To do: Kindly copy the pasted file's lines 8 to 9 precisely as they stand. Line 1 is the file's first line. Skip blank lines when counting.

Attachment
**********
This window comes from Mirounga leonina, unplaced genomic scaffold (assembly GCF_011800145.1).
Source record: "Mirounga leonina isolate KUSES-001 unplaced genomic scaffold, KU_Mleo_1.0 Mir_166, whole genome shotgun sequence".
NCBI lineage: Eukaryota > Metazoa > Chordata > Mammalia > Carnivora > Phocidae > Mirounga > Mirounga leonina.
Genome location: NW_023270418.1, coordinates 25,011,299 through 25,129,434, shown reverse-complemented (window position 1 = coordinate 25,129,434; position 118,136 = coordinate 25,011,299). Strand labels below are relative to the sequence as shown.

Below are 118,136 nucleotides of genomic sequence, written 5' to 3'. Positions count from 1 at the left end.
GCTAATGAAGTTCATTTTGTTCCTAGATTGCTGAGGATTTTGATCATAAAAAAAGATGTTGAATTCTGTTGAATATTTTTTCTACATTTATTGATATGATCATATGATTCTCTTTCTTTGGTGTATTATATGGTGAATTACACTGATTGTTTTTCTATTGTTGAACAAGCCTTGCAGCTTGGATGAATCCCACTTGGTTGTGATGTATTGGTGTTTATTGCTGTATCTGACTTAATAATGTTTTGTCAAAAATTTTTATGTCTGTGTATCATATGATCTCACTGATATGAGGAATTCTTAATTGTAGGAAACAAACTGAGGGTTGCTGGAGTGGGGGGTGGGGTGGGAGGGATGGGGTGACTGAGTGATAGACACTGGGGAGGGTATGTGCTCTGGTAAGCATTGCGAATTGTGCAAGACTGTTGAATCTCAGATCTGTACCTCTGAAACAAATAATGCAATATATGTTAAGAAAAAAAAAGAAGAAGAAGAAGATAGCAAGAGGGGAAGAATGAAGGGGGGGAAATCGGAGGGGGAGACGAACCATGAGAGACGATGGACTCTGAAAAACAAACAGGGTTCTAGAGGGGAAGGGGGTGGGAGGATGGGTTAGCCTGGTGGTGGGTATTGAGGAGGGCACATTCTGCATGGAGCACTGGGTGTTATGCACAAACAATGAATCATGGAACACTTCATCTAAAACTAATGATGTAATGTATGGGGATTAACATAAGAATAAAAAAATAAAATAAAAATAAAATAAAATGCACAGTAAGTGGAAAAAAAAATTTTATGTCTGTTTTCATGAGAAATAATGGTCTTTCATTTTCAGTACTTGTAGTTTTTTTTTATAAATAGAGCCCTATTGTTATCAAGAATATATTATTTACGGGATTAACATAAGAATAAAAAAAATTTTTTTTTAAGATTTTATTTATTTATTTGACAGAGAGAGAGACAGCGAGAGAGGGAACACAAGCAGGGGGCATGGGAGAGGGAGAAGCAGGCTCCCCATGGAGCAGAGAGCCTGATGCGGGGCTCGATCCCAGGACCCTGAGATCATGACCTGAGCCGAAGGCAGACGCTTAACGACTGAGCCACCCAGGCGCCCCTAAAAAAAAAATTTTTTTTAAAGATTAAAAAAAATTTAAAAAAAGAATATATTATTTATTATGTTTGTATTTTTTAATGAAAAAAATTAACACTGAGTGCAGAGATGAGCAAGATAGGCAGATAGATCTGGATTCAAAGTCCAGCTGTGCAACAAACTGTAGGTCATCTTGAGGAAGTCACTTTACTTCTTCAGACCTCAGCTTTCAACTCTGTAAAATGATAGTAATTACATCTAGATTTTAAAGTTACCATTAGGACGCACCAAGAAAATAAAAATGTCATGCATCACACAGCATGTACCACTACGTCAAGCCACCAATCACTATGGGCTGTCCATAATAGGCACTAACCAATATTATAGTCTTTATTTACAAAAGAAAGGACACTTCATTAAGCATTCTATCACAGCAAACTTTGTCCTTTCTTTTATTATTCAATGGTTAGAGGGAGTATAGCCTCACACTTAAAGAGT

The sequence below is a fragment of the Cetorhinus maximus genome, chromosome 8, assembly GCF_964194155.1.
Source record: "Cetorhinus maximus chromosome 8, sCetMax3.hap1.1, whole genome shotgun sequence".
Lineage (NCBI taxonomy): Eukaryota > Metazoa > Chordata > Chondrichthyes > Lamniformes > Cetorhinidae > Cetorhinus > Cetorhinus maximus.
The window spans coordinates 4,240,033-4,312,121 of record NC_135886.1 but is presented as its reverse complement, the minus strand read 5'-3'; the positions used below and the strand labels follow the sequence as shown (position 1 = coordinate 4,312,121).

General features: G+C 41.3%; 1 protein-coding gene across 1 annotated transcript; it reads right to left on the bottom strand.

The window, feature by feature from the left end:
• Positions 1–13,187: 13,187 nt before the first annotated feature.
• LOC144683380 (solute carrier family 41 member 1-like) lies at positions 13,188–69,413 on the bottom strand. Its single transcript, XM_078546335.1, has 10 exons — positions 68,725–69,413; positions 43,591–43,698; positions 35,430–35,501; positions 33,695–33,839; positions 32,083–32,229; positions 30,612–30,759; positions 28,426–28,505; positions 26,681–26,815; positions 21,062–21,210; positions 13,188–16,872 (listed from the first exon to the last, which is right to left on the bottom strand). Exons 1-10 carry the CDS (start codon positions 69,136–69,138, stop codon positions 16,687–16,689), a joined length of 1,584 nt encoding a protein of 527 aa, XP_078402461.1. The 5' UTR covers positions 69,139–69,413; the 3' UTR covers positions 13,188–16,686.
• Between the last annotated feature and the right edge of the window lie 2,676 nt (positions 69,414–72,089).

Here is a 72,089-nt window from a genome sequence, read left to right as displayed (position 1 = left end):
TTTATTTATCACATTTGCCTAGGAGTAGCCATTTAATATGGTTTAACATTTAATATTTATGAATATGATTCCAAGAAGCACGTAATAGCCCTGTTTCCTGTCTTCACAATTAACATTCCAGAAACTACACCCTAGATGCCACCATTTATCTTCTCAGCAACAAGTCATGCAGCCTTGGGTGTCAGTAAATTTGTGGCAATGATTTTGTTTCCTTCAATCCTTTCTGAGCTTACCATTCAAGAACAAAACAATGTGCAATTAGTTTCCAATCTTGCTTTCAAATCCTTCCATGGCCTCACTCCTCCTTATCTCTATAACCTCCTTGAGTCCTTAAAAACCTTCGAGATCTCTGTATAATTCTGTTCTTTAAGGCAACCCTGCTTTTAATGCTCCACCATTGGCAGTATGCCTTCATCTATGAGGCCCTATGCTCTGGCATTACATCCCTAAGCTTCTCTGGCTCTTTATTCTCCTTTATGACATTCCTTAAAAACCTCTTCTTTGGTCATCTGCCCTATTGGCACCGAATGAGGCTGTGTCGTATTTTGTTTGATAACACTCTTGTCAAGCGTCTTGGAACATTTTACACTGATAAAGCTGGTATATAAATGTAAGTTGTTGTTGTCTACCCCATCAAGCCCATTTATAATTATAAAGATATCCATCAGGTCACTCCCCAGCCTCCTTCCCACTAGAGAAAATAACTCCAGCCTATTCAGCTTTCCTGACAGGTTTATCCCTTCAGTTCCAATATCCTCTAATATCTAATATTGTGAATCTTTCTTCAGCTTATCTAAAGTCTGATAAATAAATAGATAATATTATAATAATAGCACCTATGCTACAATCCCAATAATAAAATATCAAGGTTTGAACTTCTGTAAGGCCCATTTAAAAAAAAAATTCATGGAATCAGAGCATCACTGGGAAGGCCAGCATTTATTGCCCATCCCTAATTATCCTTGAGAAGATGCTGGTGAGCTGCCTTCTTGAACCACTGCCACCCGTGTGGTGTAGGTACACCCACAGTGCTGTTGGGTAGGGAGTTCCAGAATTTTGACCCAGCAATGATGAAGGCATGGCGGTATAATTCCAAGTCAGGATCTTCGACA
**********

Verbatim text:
Source record: "Cetorhinus maximus chromosome 8, sCetMax3.hap1.1, whole genome shotgun sequence".
Lineage (NCBI taxonomy): Eukaryota > Metazoa > Chordata > Chondrichthyes > Lamniformes > Cetorhinidae > Cetorhinus > Cetorhinus maximus.